Troy University Hosts Girls State

Alabama Girls State is a week-long event, offering the best and the brightest young women in our region a chance to see the inner workings of our democracy.

This year, Troy University in Troy, Alabama, hosted the 2022 session.

The Girls State program, which ran from June 5-10, is one of the most respected learning programs in the United States.

This program is hosted by the American Legion Auxiliary (ALA) Alabama. They are committed to developing young women for future leadership positions in our country.

Five young ladies from Butler county represented our area with not only pride, but a will and determination to show the rest of the state exactly what our county has to offer.

Hannah Scruggs, daughter of Jason and Christi Scruggs, attends McKenzie High School. She was assigned to the city of Keller and was a member of the newspaper staff.

Vivian Gates, daughter of Dale and Cheryl Gates, attends Greenville High School. She was assigned to the city of Camellia. While there, Gates ran for Lieutenant Governor, worked on the newspaper staff and wrote a bill that passed both the mock House and the Senate.

Rosie Rogers, daughter of Jason and Joy Rogers, attends Fort Dale Academy. She was assigned to the city of Keller and was elected the Federalist Party’s Commissioner of Agriculture and Industries, which is part of the executive branch.

Claire Hutson, daughter of Ward and Michele Thigpen, attends Fort Dale Academy. She was assigned to the city of Tutwiler and elected the mayor of Tutwiler.

Timber Black, daughter of Stacey and Dixie Black, attends Georgiana High School. She was assigned to the city of Goat Hill. Black was elected Parks and Recreation director on her city council.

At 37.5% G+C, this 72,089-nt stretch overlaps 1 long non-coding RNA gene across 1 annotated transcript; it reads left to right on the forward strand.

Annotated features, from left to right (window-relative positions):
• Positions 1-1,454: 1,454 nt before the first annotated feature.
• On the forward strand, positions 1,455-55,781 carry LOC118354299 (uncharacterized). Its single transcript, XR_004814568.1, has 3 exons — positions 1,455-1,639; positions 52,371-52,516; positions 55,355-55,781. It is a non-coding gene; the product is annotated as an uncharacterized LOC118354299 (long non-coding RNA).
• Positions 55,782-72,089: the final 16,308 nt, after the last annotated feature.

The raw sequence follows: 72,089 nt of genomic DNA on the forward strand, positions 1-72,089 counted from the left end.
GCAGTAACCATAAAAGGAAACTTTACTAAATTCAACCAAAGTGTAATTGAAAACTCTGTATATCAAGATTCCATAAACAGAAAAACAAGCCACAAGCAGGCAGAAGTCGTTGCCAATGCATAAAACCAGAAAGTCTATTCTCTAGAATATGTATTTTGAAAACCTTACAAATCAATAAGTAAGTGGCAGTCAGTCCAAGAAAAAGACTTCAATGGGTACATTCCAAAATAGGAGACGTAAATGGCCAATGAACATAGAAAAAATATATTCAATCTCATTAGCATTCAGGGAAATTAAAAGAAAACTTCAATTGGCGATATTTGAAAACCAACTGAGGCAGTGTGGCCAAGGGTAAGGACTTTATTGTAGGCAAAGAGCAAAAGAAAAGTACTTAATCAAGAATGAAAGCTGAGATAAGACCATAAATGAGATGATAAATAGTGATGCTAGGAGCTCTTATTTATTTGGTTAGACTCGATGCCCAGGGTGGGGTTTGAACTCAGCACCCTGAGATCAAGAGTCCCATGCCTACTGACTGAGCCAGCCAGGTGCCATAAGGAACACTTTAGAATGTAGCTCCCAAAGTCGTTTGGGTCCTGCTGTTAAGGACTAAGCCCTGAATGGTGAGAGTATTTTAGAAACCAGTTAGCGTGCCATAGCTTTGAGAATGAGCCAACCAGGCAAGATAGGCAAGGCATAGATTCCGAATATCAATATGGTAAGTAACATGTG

All of the ladies were asked the same final question, What was your favorite part of Girls State?

Scruggs replied, “Meeting new people.”

Gates answered, “Learning parliamentary procedure.”

Rogers commented, “Making new friends.”

Hutson responded with, “Meeting some of my newest best friends.”

Black stated, “The legislative sessions.”

For those of you who are new to Girls State, or it’s been a while, it is an opportunity for female junior classmen to learn about the inner workings of our government.

Once the girls arrived on the Troy campus and were settled in, they were randomly assigned a city and a county to represent. 

Then, they were assigned a political party, purely fictional of course. These two parties are the Nationalists and the Federalists. 

They are also assigned a legislative body.

Most of the fictional cities operate along the same lines as a real city. A mayor is elected, as well as four city council members.

Each girl, there were hundreds in attendance this year, had an opportunity to run for an office and give a speech. Sometimes several speeches, depending on the position they were running for.

One of the highlights of this year’s event was getting to go to the State Capital building in Montgomery, as well as visiting the Governor’s Mansion.

This year marked the 80th year that Girls State has been held in Alabama.

In 1942, the first Girls State was held at Camp Grandview Park, just north of Millbrook. Back then, there were less than 70 girls in attendance.

In 2022, over 350 girls descended on the Troy campus.

Several keynote speakers were there this year, including Katie Britt, who is currently running for Alabama Senate; US District Judge Anna Manasco; and Governor Kay Ivey, who was herself a Girls State Lieutenant Governor.

Ivey told the girls, “No matter the direction you want to take in life, this week is already preparing you to get there.” She concluded her speech by telling the girls, “Sometimes the best man for the job is a woman.”